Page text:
Curve balls at the dinner table.
26.12.2012 5 °C
Ana and I met a couple of our neighbors for dinner at a restaurant near our apartment called Toriki. Toriki’s specialty is mainly meats served on stick, i.e. chicken and meatballs etc. When we arrived, a young man greeted us at the front door with a light bow from the hip and a gentle smile. We exchanged a traditional evening greeting, “Kon-bon-wa”, and followed the motion of his head as he pointed us towards the table closest to the kitchen. As I grabbed a hanger from the hook on the wall, another young man darted from around the corner and headed in my direction. With an even lighter bow and gentler smile, he reached for my coat and hung it on the wall, like one might assist an older person reaching for the top isle in a grocery store. He slowly backed away while offering several smaller bows before disappearing into the kitchen.
“I ordered 5 of everything” our neighbor said. She closed the menu and handed it to the server. For a moment I thought “Five of everything? How hungry are we?" Before I could open my mouth to inquire about her ordering strategy, the pre-dinner snack arrived. Two small plates were set on the table. The thin layer of cabbage covering the bottom of the plates was topped with a mountain of fried chicken skin cut into standard chip sized pieces. For anyone who secretly loves the skin of fried chicken, this blows chips and salsa right out of the water.
Shortly afterwards, the first of several plates arrived. A thin rectangle plate was laid across our table with 5 wooden skewers on it, each one covered with just larger than bite sized pieces of chicken. This became the theme for the of the evening. Just as we finished one plate the next one would arrive. This happened throughout the evening approximately 5-6 times, each set of meat was prepared slightly different than the plate before. We ate tender meatballs covered with cheese, grilled chicken with a ‘secret sauce’ and at one point chicken wings which we ate with chop sticks of course.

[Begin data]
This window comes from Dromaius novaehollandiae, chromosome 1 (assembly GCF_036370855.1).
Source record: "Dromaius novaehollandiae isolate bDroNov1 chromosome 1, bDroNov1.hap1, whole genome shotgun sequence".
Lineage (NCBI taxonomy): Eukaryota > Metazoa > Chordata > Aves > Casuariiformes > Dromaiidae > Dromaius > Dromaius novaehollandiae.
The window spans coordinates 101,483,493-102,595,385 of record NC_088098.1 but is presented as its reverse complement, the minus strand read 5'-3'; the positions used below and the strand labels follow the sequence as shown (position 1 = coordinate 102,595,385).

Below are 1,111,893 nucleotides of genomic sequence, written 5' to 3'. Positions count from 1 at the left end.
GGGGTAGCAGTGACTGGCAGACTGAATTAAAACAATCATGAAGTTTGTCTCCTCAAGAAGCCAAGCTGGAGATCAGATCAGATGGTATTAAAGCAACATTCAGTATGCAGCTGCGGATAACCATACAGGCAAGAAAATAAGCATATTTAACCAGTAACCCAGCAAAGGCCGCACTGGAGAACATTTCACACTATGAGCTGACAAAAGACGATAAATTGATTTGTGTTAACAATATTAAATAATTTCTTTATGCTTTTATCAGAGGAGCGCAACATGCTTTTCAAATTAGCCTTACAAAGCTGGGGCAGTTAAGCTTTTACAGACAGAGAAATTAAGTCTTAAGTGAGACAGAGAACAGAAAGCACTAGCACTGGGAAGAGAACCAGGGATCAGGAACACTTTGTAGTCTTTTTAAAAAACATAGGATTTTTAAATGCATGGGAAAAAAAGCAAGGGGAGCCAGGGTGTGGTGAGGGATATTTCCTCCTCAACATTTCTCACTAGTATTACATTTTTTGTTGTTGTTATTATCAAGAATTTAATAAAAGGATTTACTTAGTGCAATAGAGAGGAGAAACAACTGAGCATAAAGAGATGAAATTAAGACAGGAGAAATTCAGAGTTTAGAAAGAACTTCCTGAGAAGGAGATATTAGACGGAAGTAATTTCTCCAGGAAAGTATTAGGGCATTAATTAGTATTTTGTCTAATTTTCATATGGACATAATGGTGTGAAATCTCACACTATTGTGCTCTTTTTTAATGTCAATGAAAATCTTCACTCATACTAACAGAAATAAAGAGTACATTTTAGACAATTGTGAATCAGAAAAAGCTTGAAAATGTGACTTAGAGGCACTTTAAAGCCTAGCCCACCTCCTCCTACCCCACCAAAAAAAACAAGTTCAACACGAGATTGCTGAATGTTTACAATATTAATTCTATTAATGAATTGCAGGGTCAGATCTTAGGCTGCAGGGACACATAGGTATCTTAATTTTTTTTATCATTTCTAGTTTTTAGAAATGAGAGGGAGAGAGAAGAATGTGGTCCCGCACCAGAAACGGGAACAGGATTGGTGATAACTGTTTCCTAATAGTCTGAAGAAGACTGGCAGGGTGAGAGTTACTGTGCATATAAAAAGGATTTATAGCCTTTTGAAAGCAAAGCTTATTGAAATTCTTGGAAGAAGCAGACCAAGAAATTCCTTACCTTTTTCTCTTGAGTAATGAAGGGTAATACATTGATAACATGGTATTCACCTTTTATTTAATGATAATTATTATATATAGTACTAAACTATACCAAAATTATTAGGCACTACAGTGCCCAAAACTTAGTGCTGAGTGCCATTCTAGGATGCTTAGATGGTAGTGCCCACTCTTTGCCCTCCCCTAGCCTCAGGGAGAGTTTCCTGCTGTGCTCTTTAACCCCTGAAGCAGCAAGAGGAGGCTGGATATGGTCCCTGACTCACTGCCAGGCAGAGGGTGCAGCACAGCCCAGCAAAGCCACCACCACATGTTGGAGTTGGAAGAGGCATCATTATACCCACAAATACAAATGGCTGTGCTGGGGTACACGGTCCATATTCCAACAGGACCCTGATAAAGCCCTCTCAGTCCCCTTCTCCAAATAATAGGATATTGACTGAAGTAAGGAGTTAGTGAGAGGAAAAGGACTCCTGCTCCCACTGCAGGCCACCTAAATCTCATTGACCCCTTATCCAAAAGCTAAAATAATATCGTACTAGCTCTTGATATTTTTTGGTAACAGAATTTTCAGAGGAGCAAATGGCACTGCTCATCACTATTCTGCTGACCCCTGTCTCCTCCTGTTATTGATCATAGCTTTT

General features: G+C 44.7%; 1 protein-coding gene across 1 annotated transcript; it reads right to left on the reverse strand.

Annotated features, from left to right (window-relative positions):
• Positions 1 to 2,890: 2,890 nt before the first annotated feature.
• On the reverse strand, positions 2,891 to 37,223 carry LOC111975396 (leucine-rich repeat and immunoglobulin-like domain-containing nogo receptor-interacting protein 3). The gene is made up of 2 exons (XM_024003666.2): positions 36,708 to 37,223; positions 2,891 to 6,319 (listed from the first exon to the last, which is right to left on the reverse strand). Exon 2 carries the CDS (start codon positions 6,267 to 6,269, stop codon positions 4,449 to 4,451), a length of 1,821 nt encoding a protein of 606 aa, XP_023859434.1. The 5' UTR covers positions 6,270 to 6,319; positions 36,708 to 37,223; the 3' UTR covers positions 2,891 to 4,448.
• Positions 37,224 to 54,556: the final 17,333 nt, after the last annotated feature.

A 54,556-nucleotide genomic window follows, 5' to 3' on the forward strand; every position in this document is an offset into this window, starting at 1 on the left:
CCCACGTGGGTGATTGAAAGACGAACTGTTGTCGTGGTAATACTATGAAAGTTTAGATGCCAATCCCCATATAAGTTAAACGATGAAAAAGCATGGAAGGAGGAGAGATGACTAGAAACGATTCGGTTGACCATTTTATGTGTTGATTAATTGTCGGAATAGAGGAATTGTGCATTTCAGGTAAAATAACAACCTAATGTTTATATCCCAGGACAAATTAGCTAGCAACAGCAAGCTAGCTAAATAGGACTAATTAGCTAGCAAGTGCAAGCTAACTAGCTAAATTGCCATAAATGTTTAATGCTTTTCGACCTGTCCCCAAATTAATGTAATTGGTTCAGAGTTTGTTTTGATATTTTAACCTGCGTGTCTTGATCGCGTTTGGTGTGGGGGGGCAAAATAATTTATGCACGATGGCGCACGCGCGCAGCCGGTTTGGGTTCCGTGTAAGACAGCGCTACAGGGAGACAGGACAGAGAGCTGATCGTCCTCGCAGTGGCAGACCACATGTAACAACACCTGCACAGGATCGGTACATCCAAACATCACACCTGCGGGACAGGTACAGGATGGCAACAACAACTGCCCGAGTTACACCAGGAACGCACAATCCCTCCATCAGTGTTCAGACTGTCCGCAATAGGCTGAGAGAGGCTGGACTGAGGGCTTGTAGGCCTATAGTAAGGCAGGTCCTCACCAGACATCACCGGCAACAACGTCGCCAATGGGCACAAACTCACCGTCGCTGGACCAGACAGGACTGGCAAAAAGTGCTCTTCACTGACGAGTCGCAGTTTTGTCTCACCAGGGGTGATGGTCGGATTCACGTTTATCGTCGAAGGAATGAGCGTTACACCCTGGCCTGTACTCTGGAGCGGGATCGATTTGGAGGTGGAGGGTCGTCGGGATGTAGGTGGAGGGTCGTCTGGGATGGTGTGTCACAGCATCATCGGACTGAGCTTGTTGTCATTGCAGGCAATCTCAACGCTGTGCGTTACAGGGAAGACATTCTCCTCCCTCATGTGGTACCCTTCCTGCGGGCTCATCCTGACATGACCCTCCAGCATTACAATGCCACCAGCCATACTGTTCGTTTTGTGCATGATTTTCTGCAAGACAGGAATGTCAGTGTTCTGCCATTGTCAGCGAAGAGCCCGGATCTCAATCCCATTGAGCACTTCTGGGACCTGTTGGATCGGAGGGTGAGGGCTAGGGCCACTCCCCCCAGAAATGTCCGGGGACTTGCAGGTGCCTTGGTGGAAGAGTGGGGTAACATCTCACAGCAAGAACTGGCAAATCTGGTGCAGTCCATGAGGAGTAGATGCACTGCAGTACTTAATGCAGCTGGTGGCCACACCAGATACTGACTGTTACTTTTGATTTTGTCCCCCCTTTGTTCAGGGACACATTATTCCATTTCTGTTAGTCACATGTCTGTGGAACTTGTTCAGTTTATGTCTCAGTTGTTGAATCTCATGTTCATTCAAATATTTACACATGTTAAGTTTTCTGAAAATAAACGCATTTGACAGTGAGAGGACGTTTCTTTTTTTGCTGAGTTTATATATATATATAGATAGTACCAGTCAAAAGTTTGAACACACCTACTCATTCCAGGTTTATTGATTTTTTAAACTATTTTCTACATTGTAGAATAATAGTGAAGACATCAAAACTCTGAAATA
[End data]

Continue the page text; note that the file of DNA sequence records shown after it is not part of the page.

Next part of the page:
The conversation was as delicious as the dinner. Each of the 5 members of our dinner party were from a different spot around the globe. It was refreshing to field questions about where we had traveled, the languages we spoke and our likes and dislikes about Japan. Being arbroad makes everything new and intersting, even the details about yourself that once seemed average and monotonous become exciting and avant garde.
There were however, two moments during this dinner that gave me a little anxiety. The first came when the server cracked an egg into a small dish and motioned for me to dip my chicken in it. I’m sure I made the face a man makes just before he's about to knowingly swallow poison. Rather than bolt out the door, I dropped the glazed piece of chicken on to my tongue and sighed with relief while my taste buds relaxed. The egg offered a nice coat around the moist cut of meat, it was a complete success and I hope to experience it again.
The second moment came after they set the last set of skewers on our table. According to the other members of our group this was supposed to be the best part of the meal. “Serious? If that’s the case I’m on my way to finishing the best meal of my life,” I thought. After the dipping the chicken in the egg I was feeling pretty confident about my abilities to try anything, until I threw this last piece into my mouth. The last skewer contained 3 pieces of wonderfully prepared fat. One thing holds true around the globe, no matter how well it’s prepared and no matter what country you’re in all fat chews the same. When it comes to chewing fat at the dinner table there is nothing less comfortable for a picky eater, especially when you look down and see that your glass is empty.
Thanks for taking a moment to check out life in Japan!